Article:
View an interactive map of the Huron River in Milford and plan your next paddle trip there.

Have fun, stay safe with these TIPS from the Trail!

Join HRWC for Huron River Appreciation Day, Sunday July 10! Come along on a guided trip of the Huron River Water Trail in Dexter, paddle the Lower Huron from Flat Rock or paddle to Milford from Proud Lake, hear a talk on paddling safety and get a free life jacket, hear a river history talk or learn to fly fish! Sponsored by TOYOTA.
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Follow the Huron River Water Trail to adventure . . .

Try Fishing a Stretch of the Huron’s Productive Waters

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I love to explore the watershed and hunt for fish habitat. The Huron River watershed is full of great habitat for a variety of species including sport fishes like small and large-mouth bass, rock bass, perch, steelhead, walleye and pike, and many other unique and diverse species. I like to fly fish the river and some of the larger tributaries for bass because bass are aggressive predators and strong fighters and I enjoy trying to mimic their prey. I am getting better at actually catching them, and our productive river is a good teacher with its wide gentle flow and lots of good hidey holes for big and small fish alike. Mostly, I just like the peaceful time to stand in the flow and take in the sights and sounds of life along the river.

Fly fish the Huron River.

Fly fish the Huron River.

Now that my kids are bigger, I have started taking each of them along with me. Both enjoy different aspects of the experience. Foster likes to think like a fish, while Ally likes being in the water and perfecting her casting skill.

One of our favorite places to fish is along Riverside Park in Ypsilanti. The river is wide there and fairly easy to navigate. We usually start by paying a visit to Schultz Outfitters to get the low down on river conditions and what the fish are feeding on. They have lots of great flies to fill our bait boxes as well. This stretch of the river has LOTS of bass! Most of them are on the small side, but since the RiverUp! restoration project was completed, the guides have been seeing some larger catch.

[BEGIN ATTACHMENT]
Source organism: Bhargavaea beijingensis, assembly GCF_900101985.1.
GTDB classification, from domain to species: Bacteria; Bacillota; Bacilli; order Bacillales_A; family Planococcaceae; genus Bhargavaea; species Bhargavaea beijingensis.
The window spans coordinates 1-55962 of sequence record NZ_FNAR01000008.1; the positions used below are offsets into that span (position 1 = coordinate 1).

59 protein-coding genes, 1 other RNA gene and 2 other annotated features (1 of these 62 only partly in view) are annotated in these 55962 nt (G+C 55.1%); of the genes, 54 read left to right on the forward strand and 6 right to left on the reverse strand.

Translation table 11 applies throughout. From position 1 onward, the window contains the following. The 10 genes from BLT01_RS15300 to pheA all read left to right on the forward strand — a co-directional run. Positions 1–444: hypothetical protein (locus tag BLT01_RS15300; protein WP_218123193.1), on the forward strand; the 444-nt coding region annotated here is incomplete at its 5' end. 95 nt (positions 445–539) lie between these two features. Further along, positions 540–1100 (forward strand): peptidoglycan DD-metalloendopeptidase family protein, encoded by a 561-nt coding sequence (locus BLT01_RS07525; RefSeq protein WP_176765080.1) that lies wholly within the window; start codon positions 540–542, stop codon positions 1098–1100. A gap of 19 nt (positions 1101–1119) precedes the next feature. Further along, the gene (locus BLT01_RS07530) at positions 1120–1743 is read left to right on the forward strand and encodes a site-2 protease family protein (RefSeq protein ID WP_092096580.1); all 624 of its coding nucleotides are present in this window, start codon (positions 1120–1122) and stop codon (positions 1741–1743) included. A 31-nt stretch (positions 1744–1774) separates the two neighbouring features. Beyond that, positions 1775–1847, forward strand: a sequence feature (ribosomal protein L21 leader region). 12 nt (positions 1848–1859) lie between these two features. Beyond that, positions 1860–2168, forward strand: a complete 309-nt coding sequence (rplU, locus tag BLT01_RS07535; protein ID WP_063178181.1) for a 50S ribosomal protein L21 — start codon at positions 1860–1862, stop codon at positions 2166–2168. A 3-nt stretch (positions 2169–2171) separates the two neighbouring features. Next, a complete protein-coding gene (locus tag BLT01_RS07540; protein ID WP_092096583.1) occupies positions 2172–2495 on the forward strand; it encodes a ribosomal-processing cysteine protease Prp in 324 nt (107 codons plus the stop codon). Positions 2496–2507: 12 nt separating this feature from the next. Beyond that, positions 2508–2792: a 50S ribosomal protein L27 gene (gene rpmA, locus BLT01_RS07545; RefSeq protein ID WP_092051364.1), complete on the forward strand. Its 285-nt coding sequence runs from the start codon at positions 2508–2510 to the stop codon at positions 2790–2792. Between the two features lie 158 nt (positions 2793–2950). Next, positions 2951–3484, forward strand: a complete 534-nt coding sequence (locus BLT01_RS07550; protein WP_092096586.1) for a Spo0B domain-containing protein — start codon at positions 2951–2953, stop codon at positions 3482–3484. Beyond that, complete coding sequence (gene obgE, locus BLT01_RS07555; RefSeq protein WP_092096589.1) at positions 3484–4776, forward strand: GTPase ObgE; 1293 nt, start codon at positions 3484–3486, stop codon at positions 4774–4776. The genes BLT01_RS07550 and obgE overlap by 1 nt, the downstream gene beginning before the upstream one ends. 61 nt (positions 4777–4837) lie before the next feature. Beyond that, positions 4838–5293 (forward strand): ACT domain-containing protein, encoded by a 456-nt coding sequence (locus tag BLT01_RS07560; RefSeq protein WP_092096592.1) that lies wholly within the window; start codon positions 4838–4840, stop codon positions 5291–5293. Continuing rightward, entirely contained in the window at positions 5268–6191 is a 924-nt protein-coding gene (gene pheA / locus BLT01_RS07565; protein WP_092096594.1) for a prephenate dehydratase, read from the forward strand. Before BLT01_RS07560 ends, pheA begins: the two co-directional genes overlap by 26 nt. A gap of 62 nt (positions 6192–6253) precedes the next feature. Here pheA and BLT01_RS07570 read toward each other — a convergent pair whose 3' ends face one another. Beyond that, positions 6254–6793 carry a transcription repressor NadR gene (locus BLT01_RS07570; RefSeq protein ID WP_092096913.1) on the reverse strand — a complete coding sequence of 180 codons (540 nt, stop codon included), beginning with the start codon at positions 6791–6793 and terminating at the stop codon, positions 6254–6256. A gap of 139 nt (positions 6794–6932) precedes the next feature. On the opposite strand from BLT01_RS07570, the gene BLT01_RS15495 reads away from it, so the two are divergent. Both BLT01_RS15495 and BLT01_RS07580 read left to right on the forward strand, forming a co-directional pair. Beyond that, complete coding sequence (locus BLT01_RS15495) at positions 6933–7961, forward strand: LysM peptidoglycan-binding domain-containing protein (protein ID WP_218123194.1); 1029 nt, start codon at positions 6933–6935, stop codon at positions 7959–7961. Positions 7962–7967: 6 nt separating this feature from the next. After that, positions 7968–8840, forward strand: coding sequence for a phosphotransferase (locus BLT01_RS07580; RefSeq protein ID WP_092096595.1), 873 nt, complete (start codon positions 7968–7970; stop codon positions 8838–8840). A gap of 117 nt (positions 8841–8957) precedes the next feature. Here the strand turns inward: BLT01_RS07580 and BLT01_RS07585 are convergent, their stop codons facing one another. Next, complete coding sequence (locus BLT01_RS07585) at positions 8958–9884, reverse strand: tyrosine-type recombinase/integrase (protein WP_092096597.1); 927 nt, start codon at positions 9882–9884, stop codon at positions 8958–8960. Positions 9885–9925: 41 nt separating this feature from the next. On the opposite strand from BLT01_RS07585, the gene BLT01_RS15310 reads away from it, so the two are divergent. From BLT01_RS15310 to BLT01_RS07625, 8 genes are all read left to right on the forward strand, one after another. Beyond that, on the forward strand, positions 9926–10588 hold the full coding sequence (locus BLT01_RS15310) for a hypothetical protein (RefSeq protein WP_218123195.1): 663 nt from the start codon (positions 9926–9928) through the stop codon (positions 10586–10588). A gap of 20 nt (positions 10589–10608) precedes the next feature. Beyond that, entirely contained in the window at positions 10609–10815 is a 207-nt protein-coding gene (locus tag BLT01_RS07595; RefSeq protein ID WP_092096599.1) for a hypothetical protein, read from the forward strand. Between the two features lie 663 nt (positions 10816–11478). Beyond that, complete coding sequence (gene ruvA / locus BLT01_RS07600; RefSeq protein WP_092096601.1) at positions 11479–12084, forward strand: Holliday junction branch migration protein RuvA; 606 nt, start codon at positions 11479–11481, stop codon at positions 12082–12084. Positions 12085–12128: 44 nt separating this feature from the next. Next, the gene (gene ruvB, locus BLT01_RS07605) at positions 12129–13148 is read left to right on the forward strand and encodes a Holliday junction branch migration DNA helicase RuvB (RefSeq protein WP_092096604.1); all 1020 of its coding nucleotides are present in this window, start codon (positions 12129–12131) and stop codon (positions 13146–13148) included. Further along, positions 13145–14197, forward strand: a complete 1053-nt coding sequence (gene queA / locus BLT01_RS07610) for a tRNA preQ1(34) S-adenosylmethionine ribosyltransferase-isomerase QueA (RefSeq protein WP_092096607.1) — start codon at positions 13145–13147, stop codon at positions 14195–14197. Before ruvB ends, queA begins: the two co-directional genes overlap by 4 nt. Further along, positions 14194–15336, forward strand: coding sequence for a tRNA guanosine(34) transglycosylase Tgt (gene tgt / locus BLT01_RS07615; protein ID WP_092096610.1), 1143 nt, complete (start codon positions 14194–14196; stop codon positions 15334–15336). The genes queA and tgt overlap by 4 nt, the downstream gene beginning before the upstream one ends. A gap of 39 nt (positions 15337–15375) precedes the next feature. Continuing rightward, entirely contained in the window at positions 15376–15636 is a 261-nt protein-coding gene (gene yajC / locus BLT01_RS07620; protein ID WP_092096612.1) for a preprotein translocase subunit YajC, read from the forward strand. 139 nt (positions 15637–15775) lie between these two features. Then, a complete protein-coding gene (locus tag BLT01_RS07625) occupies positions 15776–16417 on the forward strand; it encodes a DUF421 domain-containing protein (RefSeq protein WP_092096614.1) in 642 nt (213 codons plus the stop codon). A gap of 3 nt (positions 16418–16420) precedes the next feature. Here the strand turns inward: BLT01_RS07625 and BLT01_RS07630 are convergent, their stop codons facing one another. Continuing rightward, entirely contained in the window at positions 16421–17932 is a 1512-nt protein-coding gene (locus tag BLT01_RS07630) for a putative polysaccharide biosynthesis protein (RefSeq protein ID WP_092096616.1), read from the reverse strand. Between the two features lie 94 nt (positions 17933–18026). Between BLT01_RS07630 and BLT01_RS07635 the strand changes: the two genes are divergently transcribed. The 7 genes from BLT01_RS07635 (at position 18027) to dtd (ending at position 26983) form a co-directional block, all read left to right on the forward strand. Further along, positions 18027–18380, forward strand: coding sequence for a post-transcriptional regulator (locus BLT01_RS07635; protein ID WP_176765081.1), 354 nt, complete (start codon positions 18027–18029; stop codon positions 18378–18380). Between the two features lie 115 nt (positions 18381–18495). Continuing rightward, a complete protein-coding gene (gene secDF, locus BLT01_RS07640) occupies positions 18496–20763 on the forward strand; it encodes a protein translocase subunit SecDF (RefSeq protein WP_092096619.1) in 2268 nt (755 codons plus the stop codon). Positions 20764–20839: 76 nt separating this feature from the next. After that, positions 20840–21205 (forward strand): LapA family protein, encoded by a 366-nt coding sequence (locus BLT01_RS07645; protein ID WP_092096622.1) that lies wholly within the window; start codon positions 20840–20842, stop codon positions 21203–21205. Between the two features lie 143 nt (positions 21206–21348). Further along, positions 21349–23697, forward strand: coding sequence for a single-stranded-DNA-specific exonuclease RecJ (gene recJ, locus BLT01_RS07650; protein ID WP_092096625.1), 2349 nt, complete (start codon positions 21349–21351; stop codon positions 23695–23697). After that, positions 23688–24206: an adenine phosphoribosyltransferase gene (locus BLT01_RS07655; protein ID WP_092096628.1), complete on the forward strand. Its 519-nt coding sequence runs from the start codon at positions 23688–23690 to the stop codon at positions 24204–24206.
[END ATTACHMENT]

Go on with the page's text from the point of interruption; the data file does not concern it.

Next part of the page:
Ally with her first lake fish

Ally with her first lake fish

There are other great places to fish along the river. There is really good lake fishing in many of the in-line lakes throughout the watershed, and many river runs near Milford, Dexter, Ann Arbor, and Flat Rock. One of our most memorable times was when my wife caught her first fish while we were canoeing upstream of Barton Pond. She was so excited that she screamed and frightened then 2-year-old Ally.

Have fun, stay safe with these TIPS from the Trail!

Join HRWC for Huron River Appreciation Day, Sunday July 10! Come along on a guided trip of the Huron River Water Trail in Dexter, paddle the Lower Huron from Flat Rock or paddle to Milford from Proud Lake, hear a talk on paddling safety and get a free life jacket, hear a river history talk or learn to fly fish! 

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Huron River Appreciation Day is sponsored by TOYOTA.

Follow the Huron Water Trail to adventure…

Fish, paddle, or play at the Bell Road access point

Located slightly north of the intersection of Huron River Drive and North Territorial, this Huron River access site has it all. The river is absolutely lovely here, with lush forested riparian zones, shallow rocky riffles, deep pools, and a path that stretches upstream and downstream along the river.

The parking area is a little confusing. It is at the end of a dead-end road and there is no parking lot and you can’t see the river.  The site is officially a DNR access point though, so parking is allowed here.  Park at the end of the road and walk fifty yards down the path to get to the river.

I now call this location my “swimming hole” and regularly take my six year old son to play in the river, tube up and down the small rapids, throw rocks, and jump off logs and the small rock dam. It is also on a section of the river known for a superb smallmouth bass population (please catch and release!), and many people use it as a starting point for paddling instead of the busier Hudson-Mills Metropark slightly downstream.

An early spring shot of the Huron River at Bell Road.

Follow the Huron River Water Trail to Adventure . . .

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Best way to get to Kensington

Get carried away on the north side of the ‘shed